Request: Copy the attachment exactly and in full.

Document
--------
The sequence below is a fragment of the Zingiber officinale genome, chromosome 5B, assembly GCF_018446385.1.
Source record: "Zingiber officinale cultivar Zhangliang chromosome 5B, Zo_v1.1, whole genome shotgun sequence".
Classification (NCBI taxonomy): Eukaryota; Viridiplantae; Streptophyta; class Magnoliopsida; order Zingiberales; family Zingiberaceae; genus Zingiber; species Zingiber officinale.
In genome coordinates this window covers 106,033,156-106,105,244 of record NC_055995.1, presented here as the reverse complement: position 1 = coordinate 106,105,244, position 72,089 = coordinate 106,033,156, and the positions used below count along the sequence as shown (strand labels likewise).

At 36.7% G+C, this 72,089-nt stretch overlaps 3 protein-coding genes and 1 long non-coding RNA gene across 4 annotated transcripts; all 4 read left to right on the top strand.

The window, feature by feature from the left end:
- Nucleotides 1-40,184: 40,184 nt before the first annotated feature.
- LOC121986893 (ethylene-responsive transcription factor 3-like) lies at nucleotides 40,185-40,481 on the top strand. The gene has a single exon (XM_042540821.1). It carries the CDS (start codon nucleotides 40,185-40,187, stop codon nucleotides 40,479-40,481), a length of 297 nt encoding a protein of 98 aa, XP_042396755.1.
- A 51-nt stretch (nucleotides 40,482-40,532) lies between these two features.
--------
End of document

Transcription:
The sequence below is a fragment of the Zingiber officinale genome, chromosome 5B, assembly GCF_018446385.1.
Source record: "Zingiber officinale cultivar Zhangliang chromosome 5B, Zo_v1.1, whole genome shotgun sequence".
Classification (NCBI taxonomy): Eukaryota; Viridiplantae; Streptophyta; class Magnoliopsida; order Zingiberales; family Zingiberaceae; genus Zingiber; species Zingiber officinale.
In genome coordinates this window covers 106,033,156-106,105,244 of record NC_055995.1, presented here as the reverse complement: position 1 = coordinate 106,105,244, position 72,089 = coordinate 106,033,156, and the positions used below count along the sequence as shown (strand labels likewise).

At 36.7% G+C, this 72,089-nt stretch overlaps 3 protein-coding genes and 1 long non-coding RNA gene across 4 annotated transcripts; all 4 read left to right on the top strand.

The window, feature by feature from the left end:
- Nucleotides 1-40,184: 40,184 nt before the first annotated feature.
- LOC121986893 (ethylene-responsive transcription factor 3-like) lies at nucleotides 40,185-40,481 on the top strand. The gene has a single exon (XM_042540821.1). It carries the CDS (start codon nucleotides 40,185-40,187, stop codon nucleotides 40,479-40,481), a length of 297 nt encoding a protein of 98 aa, XP_042396755.1.
- A 51-nt stretch (nucleotides 40,482-40,532) lies between these two features.